(Geographically bounded would include making sure your analysis takes into account the appropriate jurisdictions for the policy to be implemented. For example, if you are discussing the impact of a proposed policy on CO2 output, keep the analysis confined to the carbon budget of that organization or governing region, i.e. state, municipality, region, etc.)

Have you provided enough rationale for someone to understand the underlying reasons for various stakeholder perspectives?

Are the proposed solutions relatively appropriate to the scale of the issues addressed?

Can you quickly tell someone what this project is about and why it is important?

Are there extraneous details that are not important to the context?

2. Use of evidence

Is the evidence from a quality source? (is the source peer reviewed? Is it a primary or well cited secondary source?)

Is the evidence being used adequately applicable to the case and context?

Is the evidence properly cited and is that citation properly referenced in a properly formatted bibliography?

Is there enough evidence to support your argument?

Is the evidence the most recent available?

3. Quality of argument(s)

Syntax of arguments:

Word usage

Do you use any vague pronouns that could be confusing or misleading? (For example, using the pronouns 'this' or 'that' which refers to their subject in a previous sentence?)

Are the subjects and objects of your sentences clearly defined and identifiable?

Are there waste words and filler words that can be eliminated without loosing any meaning from your argument? (For example, 'in order to' is often used when dropping the 'in order' does nothing to change your argument and it eliminates two unnecessary words.

Paragraph Structure

Is there more than one significant thought, argument, point being made per paragraph? If so, you can break into smaller paragraphs. (Bunching up paragraphs may make the number of pages smaller, but it does nothing to change the word count and makes it more difficult to pull out your arguments.)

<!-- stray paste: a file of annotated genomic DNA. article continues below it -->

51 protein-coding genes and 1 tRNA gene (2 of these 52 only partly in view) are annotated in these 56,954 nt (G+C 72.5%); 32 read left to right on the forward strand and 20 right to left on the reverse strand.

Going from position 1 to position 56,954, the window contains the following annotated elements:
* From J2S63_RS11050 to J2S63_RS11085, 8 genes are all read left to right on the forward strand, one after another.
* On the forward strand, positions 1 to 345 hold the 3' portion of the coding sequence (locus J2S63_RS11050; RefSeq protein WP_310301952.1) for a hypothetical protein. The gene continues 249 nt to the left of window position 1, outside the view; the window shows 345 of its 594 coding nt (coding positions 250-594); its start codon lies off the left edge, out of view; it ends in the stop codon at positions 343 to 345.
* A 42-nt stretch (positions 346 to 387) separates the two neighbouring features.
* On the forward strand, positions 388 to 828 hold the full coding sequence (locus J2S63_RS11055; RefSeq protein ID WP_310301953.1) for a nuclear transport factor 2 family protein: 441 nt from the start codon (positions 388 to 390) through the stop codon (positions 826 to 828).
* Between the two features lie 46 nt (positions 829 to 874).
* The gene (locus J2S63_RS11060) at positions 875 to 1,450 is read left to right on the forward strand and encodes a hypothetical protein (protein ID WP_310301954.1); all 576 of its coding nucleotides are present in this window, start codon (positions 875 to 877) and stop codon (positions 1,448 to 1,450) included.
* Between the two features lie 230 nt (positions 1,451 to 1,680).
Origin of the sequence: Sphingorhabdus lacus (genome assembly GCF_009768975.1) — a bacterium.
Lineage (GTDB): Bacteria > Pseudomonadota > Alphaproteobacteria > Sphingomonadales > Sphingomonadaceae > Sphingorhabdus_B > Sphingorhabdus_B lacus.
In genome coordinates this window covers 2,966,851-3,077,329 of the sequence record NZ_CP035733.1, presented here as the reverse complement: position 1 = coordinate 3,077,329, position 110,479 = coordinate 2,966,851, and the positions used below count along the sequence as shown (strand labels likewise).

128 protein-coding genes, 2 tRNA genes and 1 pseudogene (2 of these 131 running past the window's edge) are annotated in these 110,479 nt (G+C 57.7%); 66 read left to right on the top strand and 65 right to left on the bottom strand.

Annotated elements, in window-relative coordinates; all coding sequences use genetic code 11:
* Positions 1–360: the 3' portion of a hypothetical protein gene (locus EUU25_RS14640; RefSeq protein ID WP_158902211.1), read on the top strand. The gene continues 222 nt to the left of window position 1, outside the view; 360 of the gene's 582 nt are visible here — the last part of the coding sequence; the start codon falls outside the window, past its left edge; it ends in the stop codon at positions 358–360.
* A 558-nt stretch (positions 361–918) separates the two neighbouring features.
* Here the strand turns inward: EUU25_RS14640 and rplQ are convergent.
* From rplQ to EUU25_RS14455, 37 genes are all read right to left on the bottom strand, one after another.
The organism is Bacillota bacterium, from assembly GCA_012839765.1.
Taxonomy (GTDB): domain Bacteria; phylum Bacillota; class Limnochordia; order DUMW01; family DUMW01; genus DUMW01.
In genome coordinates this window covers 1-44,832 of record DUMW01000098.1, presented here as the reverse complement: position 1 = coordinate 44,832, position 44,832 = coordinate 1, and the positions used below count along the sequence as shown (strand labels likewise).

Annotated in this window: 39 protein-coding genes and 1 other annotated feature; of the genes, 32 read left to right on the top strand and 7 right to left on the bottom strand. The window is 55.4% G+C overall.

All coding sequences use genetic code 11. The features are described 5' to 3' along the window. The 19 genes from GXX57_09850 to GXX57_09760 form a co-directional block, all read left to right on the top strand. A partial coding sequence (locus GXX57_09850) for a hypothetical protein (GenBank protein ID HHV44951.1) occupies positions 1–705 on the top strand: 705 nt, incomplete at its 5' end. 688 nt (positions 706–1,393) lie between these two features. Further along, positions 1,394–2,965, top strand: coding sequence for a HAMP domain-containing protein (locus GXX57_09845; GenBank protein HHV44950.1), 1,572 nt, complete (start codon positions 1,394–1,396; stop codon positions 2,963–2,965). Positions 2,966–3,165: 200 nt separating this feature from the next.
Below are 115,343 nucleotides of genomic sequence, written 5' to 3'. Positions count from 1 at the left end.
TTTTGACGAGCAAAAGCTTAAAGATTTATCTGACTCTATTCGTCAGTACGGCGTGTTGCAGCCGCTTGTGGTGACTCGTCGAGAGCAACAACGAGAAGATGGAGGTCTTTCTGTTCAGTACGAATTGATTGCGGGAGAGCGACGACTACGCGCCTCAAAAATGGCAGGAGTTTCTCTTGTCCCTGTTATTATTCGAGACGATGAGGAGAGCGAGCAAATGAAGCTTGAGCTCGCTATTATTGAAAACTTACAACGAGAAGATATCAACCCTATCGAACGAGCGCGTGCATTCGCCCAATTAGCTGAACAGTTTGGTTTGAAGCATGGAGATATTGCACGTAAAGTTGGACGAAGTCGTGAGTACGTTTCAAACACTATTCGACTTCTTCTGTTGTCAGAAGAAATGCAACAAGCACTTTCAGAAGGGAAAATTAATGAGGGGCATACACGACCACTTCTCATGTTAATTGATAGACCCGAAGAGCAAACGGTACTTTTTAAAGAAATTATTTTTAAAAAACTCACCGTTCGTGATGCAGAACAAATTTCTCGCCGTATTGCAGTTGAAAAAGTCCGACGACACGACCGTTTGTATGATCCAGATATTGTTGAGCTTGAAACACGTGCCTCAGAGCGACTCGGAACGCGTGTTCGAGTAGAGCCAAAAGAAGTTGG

Do paragraphs flow well from one to the next, and from section to section? (Good flow is observed, for example, when reading along and you think, "oh, they should have said something about x..." and then, in the enxt paragraph, you find a discussion about x.

Clarity of arguments:

Is the rationale for the argument clearly stated? (see syntax above)

Is the context of the argument clearly defined? (see context above)

Are the terms of the argument clearly defined? (Like writing a recipe or giving directions, can the reader reliably follow the instructions without errors based on what you've written?)

Strength of arguments:

Does the evidence provided clearly support the argument? (see use of evidence above)

Are you staying on topic/target with your evidence and writing? (Does everything written, in some way, support an argument you are making?)

Are all of the assumptions underlying the argument clearly stated and/or cited?

Are the possible outcomes clearly and precisely defined?

Are significant counter-arguments adequately and appropriately taken into account?